/// <param name="width">new width</param>
    /// <param name="keepAspectRatio">keep the aspect ratio</param>
    /// <param name="getCenter">return the center bit of the image</param>
    /// <returns>image with new dimentions</returns>
    public Image resizeImageFromFile(String OriginalFileLocation, int heigth, int width, Boolean keepAspectRatio, Boolean getCenter)
    {
        int newheigth = heigth;
        System.Drawing.Image FullsizeImage = System.Drawing.Image.FromFile(OriginalFileLocation);

        // Prevent using images internal thumbnail
        FullsizeImage.RotateFlip(System.Drawing.RotateFlipType.Rotate180FlipNone);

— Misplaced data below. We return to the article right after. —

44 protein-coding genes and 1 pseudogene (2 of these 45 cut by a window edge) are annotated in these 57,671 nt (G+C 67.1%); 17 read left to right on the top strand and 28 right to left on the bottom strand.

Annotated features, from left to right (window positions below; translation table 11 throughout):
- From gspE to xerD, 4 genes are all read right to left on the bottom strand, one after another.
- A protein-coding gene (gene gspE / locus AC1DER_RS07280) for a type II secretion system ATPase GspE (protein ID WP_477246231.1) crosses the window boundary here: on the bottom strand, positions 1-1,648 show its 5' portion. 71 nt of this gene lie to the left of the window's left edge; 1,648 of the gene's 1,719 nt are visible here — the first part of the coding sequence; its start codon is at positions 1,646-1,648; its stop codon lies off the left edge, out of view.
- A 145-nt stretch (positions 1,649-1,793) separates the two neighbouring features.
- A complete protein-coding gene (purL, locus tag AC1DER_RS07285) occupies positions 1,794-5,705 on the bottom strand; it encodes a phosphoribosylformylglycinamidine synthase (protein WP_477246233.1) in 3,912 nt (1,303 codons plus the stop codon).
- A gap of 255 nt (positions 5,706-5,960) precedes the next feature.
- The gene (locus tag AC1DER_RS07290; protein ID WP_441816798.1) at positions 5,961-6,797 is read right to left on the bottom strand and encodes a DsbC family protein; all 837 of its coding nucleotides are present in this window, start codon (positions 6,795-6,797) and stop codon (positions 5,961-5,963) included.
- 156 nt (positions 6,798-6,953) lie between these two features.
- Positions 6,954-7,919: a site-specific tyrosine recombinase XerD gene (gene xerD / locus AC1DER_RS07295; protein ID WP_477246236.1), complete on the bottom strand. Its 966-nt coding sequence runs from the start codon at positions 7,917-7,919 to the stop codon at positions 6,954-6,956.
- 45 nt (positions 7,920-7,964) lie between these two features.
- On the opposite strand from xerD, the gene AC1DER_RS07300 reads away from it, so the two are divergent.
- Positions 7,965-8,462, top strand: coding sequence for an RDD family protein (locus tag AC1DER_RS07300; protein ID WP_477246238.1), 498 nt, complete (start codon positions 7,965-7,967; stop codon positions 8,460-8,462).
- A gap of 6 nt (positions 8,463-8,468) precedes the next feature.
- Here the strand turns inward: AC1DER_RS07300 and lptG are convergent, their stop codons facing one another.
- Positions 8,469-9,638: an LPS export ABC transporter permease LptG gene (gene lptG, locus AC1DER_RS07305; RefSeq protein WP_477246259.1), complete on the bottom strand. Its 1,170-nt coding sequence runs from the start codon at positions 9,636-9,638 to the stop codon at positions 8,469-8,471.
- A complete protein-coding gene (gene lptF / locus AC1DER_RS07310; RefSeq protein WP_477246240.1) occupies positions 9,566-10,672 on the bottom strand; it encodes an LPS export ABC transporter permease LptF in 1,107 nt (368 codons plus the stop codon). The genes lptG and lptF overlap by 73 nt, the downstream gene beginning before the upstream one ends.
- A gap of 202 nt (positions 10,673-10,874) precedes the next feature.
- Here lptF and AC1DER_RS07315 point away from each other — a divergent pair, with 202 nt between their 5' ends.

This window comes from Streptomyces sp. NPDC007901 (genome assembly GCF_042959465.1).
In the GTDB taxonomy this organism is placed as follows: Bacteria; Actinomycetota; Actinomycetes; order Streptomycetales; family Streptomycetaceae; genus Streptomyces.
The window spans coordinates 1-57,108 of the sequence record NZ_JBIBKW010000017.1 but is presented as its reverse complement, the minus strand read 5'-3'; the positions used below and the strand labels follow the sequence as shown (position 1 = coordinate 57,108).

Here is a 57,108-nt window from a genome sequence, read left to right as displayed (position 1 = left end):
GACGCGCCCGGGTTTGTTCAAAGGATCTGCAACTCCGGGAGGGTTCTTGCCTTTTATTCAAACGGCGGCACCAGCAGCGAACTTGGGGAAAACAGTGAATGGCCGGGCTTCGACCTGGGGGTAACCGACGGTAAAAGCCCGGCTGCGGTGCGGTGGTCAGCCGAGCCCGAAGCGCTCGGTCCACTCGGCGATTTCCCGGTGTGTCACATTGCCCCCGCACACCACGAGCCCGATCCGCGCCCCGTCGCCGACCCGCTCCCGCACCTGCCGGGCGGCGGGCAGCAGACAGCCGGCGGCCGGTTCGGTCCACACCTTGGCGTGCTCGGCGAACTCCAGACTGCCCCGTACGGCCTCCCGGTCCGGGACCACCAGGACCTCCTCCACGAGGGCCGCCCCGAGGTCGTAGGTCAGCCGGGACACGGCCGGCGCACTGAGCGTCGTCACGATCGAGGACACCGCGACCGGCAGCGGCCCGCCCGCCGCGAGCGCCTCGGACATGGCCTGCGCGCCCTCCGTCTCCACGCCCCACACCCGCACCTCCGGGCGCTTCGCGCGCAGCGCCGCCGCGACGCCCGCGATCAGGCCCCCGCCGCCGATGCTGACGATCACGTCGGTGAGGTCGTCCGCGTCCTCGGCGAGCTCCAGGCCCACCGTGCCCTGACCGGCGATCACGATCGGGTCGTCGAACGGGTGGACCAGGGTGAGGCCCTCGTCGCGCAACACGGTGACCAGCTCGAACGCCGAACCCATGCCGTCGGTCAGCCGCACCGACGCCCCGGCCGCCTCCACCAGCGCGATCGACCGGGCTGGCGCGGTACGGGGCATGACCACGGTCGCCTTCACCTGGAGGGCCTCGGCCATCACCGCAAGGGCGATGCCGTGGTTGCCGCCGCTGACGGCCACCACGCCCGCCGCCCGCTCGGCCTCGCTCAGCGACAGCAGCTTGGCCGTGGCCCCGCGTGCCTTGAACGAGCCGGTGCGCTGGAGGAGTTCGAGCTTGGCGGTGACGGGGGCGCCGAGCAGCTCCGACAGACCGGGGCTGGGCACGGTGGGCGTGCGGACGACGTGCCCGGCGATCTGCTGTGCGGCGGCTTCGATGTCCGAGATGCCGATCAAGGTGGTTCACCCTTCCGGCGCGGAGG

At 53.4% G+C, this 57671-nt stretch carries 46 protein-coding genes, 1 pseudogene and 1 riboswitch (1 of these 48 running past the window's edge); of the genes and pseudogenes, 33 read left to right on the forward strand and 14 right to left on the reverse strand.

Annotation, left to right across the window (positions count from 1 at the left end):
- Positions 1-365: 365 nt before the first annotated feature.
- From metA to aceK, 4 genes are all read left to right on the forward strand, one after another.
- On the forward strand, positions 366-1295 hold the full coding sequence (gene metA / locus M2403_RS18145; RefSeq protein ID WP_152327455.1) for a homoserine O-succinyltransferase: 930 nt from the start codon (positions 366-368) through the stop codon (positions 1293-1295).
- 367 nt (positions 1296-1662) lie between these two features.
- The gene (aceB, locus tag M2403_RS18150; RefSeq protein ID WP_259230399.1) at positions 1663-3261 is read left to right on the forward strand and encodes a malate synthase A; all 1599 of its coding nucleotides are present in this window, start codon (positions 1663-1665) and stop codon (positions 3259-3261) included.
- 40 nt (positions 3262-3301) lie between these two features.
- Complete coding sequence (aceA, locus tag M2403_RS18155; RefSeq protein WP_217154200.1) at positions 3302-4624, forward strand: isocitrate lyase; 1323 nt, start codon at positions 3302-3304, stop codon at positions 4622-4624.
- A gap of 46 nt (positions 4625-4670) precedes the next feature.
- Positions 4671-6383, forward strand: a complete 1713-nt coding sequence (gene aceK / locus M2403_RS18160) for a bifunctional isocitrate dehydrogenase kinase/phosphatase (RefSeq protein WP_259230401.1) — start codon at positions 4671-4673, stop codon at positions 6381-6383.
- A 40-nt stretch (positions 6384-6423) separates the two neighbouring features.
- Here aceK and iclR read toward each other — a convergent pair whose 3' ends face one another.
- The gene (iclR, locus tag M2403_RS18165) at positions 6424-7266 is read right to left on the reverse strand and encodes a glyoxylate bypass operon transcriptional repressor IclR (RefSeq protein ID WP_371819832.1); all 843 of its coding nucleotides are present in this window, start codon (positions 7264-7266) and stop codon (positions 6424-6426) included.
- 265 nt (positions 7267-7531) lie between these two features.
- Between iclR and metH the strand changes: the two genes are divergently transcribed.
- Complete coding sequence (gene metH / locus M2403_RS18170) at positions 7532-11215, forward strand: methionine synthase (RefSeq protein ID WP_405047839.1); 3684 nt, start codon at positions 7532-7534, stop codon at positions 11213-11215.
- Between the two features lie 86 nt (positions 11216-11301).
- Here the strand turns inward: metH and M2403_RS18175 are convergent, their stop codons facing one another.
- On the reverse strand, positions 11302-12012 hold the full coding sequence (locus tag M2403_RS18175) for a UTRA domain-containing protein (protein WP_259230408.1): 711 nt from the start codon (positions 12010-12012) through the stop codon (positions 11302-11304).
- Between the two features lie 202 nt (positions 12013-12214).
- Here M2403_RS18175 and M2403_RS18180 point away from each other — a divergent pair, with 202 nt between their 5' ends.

FullsizeImage.RotateFlip(System.Drawing.RotateFlipType.Rotate180FlipNone);

        if (keepAspectRatio || getCenter)
        {
            int bmpY = 0;
            double resize = (double)FullsizeImage.Width / (double)width;//get the resize vector
            if (getCenter)
            {
                bmpY = (int)((FullsizeImage.Height - (heigth * resize)) / 2);// gives the Y value of the part that will be cut off, to show only the part in the center
                Rectangle section = new Rectangle(new Point(0, bmpY), new Size(FullsizeImage.Width, (int)(heigth * resize)));// create the section to cut of the original image
                //System.Console.WriteLine("the section that will be cut off: " + section.Size.ToString() + " the Y value is minimized by: " + bmpY);
                Bitmap orImg = new Bitmap((Bitmap)FullsizeImage);//for the correct effect convert image to bitmap.
                FullsizeImage.Dispose();//clear the original image
                using (Bitmap tempImg = new Bitmap(section.Width, section.Height))
                {